The Village of Tinley Park’s Public Works Committee met on the evening of Aug. 29 to discuss viable options to replace the fountain at Zabrocki Plaza.
Back in April 2016, the fountain, located at the heart of downtown Tinley, was vandalized, and the damages made were irreparable.
Since the incident, Village staff and officials have sought to find a way and fill in that missing piece.
Stonewear Inc. – the fountain's original manufacturer that has merged with Tournesol Siteworks – recently presented staff with some ideas to consider.
If Village officials want a replica of the original fountain, the cost can amount to $47,153. Another alternative also considered – which appeared more favorable to staff – consists of a bottom bowl only with perimeter jets and geyser and is projected to cost $42,357.
“Option two is a little bit more vandal resistant,” Assistant Director of Public Works John Urbanski said. “We wouldn’t have the second and third-tiered fountain bowl. We’d just have the bottom bowl with perimeter jets that would spray inward with a geyser effect of the center.”
That structure, he added, could not be knocked over as easily.
The third proposal in the amount of approximately $85,000 includes a bottom bowl with a centerpiece designed specifically to match requests.
“If the Board felt the want to put possibly a guitar or a musical note or something to follow the [Village’s] branding,” Urbanski said. “This company can actually engineer and create something of that matter to be put in the center.”
The Village of Tinley Park plans to use $10,000 it obtained from the individual responsible for vandalizing the fountain, while the remainder of cost will be alleviated by the Public Works’ fund.
Committee member and Trustee William Brady said he thinks the idea of incorporating the Village’s branding into the centerpiece is a “great idea.”
With the new fountain, the Village also considers the possibilities that come with the arrival of new technology. The previous fountain had halogen-type lights, but the Village has the option to obtain LED lights.
Ultimately, the committee came to a consensus to recommend the second option to the Board of Trustees. This plan will be later discussed at the Sept. 5 regular Village Board meeting.
Approval of the contract with Stonewear Inc. will account for the purchase of the fountain only. Village staff will later enlist the services of a local contractor, which will be quoted separately.
A turn in the right direction
Also discussed at the meeting, committee members weighed in on conducting a turn lane study for the improvements project on 175th Street near Tinley Park High School.
Village staff wants to include a left-hand turn lane moving eastbound into the high school’s parking lot.
Tinley Park High School Principal Theresa Nolan shared having both right and left turn lanes would be a “win-win for both the Village for safety and for eventual traffic flow.”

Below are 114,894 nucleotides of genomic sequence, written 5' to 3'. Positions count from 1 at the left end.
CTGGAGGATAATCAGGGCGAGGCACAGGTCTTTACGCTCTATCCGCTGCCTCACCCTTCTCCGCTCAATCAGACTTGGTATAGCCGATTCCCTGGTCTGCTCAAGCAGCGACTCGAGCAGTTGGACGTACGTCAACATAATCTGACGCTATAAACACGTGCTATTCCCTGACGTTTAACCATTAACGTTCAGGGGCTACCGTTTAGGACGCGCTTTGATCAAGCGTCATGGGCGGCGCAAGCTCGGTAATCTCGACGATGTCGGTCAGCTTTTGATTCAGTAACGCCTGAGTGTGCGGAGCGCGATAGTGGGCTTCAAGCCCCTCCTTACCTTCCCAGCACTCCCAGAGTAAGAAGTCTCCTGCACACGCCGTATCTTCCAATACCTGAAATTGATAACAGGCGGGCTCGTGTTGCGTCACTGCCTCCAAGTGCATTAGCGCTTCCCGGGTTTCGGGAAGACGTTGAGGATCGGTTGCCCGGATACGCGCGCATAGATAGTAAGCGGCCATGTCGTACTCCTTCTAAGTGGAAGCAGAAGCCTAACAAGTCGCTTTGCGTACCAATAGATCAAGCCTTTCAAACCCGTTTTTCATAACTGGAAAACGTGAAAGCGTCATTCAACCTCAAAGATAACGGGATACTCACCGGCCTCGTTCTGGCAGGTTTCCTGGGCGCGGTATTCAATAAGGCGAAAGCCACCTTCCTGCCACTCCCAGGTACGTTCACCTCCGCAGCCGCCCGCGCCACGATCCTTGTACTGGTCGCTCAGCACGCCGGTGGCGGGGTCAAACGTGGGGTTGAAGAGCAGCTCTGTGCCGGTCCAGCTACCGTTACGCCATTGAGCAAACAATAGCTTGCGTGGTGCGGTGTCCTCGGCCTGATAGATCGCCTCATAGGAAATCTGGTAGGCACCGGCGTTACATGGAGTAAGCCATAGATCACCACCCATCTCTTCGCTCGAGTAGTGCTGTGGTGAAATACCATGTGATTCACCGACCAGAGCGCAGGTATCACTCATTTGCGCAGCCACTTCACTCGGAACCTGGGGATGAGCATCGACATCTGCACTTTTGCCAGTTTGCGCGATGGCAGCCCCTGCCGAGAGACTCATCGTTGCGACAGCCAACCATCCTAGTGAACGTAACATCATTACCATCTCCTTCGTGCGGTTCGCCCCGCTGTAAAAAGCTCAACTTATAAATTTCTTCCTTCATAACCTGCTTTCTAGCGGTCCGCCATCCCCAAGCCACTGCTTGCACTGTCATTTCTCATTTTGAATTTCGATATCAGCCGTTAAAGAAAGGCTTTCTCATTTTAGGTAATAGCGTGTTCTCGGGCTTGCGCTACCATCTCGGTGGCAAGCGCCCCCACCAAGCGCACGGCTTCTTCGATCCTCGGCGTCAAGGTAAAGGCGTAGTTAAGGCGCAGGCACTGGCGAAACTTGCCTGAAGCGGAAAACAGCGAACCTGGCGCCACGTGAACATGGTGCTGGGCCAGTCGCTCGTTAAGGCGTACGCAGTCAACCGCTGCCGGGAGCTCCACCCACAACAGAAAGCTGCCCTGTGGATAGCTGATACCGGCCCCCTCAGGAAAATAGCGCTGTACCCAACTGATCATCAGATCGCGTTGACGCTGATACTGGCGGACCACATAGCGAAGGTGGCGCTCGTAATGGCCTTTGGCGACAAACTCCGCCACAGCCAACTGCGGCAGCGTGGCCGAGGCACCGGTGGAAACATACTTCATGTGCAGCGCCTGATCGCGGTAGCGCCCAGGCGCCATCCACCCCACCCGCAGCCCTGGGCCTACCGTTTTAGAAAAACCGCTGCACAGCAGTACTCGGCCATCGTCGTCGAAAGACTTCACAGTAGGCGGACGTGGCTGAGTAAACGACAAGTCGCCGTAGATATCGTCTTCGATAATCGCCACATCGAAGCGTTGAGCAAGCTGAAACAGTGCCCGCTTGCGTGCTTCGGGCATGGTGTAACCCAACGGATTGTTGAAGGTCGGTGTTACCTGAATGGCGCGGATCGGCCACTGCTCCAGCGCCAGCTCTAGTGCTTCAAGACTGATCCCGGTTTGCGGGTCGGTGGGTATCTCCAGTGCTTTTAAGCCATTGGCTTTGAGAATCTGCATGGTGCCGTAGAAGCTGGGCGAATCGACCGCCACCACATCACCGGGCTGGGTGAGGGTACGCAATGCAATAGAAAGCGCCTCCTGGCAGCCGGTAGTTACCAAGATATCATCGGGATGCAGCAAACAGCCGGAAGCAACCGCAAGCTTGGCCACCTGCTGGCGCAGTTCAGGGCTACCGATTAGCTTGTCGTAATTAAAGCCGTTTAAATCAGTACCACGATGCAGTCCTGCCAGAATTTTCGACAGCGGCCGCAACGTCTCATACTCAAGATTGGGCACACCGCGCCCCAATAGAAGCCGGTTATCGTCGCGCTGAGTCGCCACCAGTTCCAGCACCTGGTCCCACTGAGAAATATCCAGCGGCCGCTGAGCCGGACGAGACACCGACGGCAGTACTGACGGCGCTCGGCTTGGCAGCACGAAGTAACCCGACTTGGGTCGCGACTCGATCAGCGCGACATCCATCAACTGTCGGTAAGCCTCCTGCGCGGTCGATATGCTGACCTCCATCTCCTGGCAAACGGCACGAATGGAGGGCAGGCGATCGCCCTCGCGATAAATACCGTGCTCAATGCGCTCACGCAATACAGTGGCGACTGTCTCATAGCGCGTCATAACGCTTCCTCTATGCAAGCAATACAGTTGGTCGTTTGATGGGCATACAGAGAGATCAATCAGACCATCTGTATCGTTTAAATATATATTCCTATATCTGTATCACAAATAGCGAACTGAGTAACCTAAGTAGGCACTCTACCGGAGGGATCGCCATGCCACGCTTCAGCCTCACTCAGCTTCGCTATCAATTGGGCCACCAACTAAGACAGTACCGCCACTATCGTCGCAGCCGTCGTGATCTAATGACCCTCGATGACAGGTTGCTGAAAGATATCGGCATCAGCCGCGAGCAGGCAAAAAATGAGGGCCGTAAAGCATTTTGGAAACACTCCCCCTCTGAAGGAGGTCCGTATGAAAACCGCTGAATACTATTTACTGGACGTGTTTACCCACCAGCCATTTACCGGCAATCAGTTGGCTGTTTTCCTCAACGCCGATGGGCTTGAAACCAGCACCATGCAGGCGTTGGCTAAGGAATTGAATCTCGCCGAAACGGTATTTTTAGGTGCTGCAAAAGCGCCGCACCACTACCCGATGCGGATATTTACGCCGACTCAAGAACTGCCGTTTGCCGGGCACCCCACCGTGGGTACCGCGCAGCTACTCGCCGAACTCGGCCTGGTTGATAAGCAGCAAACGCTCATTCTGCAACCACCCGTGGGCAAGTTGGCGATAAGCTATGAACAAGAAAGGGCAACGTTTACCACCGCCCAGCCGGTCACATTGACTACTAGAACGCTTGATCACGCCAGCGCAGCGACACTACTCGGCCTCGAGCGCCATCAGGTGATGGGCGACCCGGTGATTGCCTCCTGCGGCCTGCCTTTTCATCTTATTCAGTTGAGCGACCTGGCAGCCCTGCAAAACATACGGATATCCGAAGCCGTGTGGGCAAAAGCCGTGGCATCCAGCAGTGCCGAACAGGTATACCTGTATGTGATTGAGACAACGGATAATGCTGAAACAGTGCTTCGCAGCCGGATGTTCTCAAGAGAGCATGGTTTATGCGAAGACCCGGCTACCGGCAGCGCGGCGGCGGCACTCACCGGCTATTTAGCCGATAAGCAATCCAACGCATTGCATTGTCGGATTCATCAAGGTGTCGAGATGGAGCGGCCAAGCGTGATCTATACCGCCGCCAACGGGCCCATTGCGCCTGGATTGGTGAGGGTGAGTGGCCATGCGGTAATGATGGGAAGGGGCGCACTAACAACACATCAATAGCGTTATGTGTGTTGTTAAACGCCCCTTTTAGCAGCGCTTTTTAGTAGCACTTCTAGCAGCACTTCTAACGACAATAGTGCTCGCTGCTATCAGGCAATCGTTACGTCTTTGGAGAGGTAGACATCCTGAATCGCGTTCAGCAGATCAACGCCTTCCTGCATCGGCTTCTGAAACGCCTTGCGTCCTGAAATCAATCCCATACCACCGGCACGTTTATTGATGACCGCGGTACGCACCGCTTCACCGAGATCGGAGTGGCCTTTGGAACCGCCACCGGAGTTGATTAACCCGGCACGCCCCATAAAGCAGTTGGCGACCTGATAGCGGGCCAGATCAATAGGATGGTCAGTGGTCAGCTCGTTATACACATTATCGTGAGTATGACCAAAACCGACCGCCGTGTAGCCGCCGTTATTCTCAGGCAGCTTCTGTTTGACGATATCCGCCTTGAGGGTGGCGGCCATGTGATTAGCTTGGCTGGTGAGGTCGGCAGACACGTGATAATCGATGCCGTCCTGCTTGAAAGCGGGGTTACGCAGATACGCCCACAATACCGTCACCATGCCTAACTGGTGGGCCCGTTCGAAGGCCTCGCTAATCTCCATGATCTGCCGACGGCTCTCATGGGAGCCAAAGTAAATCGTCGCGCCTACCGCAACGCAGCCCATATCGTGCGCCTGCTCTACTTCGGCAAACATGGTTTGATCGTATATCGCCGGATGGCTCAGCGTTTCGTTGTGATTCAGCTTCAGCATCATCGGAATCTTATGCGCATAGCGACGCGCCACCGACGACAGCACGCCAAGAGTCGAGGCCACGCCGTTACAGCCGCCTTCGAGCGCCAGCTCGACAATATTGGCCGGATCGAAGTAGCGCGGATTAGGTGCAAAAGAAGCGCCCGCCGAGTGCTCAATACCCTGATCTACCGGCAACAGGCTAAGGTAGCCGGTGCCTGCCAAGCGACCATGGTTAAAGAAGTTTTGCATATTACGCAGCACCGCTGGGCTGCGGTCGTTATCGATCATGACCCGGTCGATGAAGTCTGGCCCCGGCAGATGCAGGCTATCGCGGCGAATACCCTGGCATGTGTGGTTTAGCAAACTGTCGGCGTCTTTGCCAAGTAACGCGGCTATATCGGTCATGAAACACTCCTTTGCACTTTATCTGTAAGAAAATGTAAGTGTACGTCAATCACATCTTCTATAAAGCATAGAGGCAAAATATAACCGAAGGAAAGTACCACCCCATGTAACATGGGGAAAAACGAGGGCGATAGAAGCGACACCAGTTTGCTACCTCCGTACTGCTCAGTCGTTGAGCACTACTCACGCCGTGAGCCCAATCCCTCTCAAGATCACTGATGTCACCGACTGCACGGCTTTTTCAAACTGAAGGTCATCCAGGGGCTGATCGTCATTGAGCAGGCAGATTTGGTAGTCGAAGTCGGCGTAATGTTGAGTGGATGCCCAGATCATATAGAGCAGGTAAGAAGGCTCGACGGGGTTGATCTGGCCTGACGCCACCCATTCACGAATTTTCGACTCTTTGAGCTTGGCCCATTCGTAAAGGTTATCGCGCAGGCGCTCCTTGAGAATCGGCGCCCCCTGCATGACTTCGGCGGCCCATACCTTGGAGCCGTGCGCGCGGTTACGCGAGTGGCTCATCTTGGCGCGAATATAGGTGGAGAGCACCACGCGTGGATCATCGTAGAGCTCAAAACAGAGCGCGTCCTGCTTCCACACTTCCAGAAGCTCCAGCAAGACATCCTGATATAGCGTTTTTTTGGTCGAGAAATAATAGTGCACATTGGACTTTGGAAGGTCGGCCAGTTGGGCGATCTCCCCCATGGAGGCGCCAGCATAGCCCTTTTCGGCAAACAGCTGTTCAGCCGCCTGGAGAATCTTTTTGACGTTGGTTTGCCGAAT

Plans are in the works for the Village of Tinley Park to work with Cook County to introduce a new right turn lane and sidewalks in the area.
The proposed left turn lane would end at Highland Avenue, which falls short of 750 feet of meeting Tinley Park High School. As such, officials would need to form a new intergovernmental agreement with Cook County to account for the two projects, which do not overlap.
“To get the county to stretch the improvements of [the existing 175th Street reconstruction project], it’s beyond the limits of that,” Village Engineer Chris King said.
The process of moving forward with the left turn lane project will require 12-hour traffic counts for all movement, analysis of traffic data and accident history and documentation of warrants for the right turn lane.
Additionally, 17 feet of the property fronting Tinley Park High School would need to be dedicated to the county to allow them to proceed with construction.
King refuted the idea that a jurisdiction transfer is needed between the Village, Bremen High School District 228 and Cook County to proceed with the effort. He said the interests lie with acquiring large sections of the roadways.
“This [new proposed project] will be done easily next year,” King said.
Committee members are not asking the Board of Trustees to allot money at this time. They are seeking to do a study on the roadway to determine if a left turn lane is necessary. The construction, if approved, would cost approximately $100,000.
Round it up
A brief recap of Public Works Committee action and discussion from the Aug. 29 meeting:
The committee provided a positive recommendation to the Board of Trustees for installation of speed bumps on 171st Street on a trial basis.
The committee recommended that Tinley Park officials present a memorandum of understanding to Cook County to confirm whether or not they’ll contribute $240,000 to invest in the 84th Avenue resurfacing project. The Village had previously obtained a federal grant valued $1,287,000 to account for 80 percent of the effort.
The committee decided to advise the Board of Trustees to approve a contract in the amount of $283,065.96 to D Construction for municipal parking lot improvements.
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